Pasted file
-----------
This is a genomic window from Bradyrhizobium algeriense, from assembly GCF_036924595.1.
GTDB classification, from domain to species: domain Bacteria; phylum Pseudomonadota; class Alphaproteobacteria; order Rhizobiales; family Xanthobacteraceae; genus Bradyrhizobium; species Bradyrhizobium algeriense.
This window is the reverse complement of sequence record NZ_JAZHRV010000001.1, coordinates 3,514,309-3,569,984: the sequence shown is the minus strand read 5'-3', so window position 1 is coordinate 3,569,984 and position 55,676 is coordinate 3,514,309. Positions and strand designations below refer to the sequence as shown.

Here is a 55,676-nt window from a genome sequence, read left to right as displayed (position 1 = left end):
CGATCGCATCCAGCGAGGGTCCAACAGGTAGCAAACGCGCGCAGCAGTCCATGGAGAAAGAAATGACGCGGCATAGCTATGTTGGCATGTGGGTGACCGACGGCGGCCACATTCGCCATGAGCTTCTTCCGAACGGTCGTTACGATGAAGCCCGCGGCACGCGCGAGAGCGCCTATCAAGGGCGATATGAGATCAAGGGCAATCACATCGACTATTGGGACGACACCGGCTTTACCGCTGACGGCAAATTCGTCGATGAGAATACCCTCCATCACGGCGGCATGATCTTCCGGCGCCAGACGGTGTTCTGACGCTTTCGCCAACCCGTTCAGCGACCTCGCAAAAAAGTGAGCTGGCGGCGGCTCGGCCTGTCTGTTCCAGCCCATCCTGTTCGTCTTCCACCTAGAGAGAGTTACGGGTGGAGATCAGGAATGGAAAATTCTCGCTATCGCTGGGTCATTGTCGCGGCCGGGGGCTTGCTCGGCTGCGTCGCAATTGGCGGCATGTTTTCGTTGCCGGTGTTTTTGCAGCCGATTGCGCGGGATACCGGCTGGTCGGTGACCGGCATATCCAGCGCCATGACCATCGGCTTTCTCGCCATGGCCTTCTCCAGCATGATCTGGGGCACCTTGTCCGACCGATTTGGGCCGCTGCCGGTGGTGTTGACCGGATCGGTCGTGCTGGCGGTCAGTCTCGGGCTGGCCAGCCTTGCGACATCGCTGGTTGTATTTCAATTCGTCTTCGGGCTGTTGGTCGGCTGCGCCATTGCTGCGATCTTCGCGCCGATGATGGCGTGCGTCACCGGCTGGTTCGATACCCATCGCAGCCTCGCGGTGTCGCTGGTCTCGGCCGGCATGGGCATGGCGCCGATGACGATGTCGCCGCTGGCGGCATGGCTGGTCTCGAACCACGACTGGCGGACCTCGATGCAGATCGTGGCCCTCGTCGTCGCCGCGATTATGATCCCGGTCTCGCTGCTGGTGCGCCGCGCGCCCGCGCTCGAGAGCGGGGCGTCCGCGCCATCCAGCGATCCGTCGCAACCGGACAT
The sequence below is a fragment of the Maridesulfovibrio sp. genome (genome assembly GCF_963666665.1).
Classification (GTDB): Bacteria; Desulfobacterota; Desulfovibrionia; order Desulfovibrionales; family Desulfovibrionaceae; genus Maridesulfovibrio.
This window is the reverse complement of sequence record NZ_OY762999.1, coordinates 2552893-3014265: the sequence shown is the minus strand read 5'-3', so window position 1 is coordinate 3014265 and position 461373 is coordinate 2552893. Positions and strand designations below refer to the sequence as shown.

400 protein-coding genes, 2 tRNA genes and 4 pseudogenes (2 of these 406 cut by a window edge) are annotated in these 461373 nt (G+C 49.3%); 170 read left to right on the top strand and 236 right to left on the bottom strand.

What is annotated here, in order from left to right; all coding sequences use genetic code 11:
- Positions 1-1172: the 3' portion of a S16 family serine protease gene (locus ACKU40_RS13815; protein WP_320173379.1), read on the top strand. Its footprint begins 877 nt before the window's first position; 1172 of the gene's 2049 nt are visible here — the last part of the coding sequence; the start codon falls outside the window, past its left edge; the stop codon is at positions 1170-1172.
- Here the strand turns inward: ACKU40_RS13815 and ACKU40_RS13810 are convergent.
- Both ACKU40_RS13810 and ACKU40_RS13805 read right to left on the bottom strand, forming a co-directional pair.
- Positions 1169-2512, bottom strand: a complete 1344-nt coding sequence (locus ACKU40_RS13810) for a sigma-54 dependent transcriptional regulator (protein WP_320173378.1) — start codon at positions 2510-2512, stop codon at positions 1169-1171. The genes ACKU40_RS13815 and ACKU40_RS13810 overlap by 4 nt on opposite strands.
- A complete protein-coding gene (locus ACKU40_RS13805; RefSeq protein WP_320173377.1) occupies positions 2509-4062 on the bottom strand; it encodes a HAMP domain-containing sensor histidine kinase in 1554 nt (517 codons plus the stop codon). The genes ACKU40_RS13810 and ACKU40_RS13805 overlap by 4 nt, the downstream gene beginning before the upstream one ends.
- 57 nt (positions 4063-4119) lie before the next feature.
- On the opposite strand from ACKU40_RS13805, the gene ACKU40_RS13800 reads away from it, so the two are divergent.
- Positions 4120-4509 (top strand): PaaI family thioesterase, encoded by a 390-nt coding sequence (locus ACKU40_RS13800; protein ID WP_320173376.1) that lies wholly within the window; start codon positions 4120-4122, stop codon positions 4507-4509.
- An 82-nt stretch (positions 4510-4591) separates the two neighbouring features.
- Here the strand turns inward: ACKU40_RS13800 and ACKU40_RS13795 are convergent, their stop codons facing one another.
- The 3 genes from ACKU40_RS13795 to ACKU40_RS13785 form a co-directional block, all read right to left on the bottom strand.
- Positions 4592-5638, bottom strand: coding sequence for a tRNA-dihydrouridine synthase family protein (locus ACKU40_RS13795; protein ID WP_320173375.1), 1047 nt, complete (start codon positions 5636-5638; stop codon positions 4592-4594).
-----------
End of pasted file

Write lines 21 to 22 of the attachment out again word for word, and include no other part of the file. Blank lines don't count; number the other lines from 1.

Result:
- The 3 genes from ACKU40_RS13795 to ACKU40_RS13785 form a co-directional block, all read right to left on the bottom strand.
- Positions 4592-5638, bottom strand: coding sequence for a tRNA-dihydrouridine synthase family protein (locus ACKU40_RS13795; protein ID WP_320173375.1), 1047 nt, complete (start codon positions 5636-5638; stop codon positions 4592-4594).